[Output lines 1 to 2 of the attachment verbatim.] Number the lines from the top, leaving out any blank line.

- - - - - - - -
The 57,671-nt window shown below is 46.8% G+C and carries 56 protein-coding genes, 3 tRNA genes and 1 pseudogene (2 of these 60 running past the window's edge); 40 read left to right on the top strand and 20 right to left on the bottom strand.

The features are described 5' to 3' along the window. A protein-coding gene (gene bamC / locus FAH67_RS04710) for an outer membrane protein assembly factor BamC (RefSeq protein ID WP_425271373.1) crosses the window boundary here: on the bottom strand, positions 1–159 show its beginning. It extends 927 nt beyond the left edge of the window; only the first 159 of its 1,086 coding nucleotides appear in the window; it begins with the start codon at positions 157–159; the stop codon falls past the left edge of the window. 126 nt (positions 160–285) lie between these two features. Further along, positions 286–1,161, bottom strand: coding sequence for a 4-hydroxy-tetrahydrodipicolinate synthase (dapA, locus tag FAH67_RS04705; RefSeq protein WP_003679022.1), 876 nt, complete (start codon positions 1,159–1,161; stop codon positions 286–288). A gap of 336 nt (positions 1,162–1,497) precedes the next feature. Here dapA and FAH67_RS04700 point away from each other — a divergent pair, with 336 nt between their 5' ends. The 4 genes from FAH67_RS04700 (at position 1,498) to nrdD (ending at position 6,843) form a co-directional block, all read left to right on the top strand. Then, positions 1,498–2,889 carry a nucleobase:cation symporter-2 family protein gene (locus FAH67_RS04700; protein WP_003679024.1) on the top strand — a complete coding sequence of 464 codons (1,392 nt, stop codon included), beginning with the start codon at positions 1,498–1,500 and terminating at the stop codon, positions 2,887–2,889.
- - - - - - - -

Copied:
The 57,671-nt window shown below is 46.8% G+C and carries 56 protein-coding genes, 3 tRNA genes and 1 pseudogene (2 of these 60 running past the window's edge); 40 read left to right on the top strand and 20 right to left on the bottom strand.

The features are described 5' to 3' along the window. A protein-coding gene (gene bamC / locus FAH67_RS04710) for an outer membrane protein assembly factor BamC (RefSeq protein ID WP_425271373.1) crosses the window boundary here: on the bottom strand, positions 1–159 show its beginning. It extends 927 nt beyond the left edge of the window; only the first 159 of its 1,086 coding nucleotides appear in the window; it begins with the start codon at positions 157–159; the stop codon falls past the left edge of the window. 126 nt (positions 160–285) lie between these two features. Further along, positions 286–1,161, bottom strand: coding sequence for a 4-hydroxy-tetrahydrodipicolinate synthase (dapA, locus tag FAH67_RS04705; RefSeq protein WP_003679022.1), 876 nt, complete (start codon positions 1,159–1,161; stop codon positions 286–288). A gap of 336 nt (positions 1,162–1,497) precedes the next feature. Here dapA and FAH67_RS04700 point away from each other — a divergent pair, with 336 nt between their 5' ends. The 4 genes from FAH67_RS04700 (at position 1,498) to nrdD (ending at position 6,843) form a co-directional block, all read left to right on the top strand. Then, positions 1,498–2,889 carry a nucleobase:cation symporter-2 family protein gene (locus FAH67_RS04700; protein WP_003679024.1) on the top strand — a complete coding sequence of 464 codons (1,392 nt, stop codon included), beginning with the start codon at positions 1,498–1,500 and terminating at the stop codon, positions 2,887–2,889.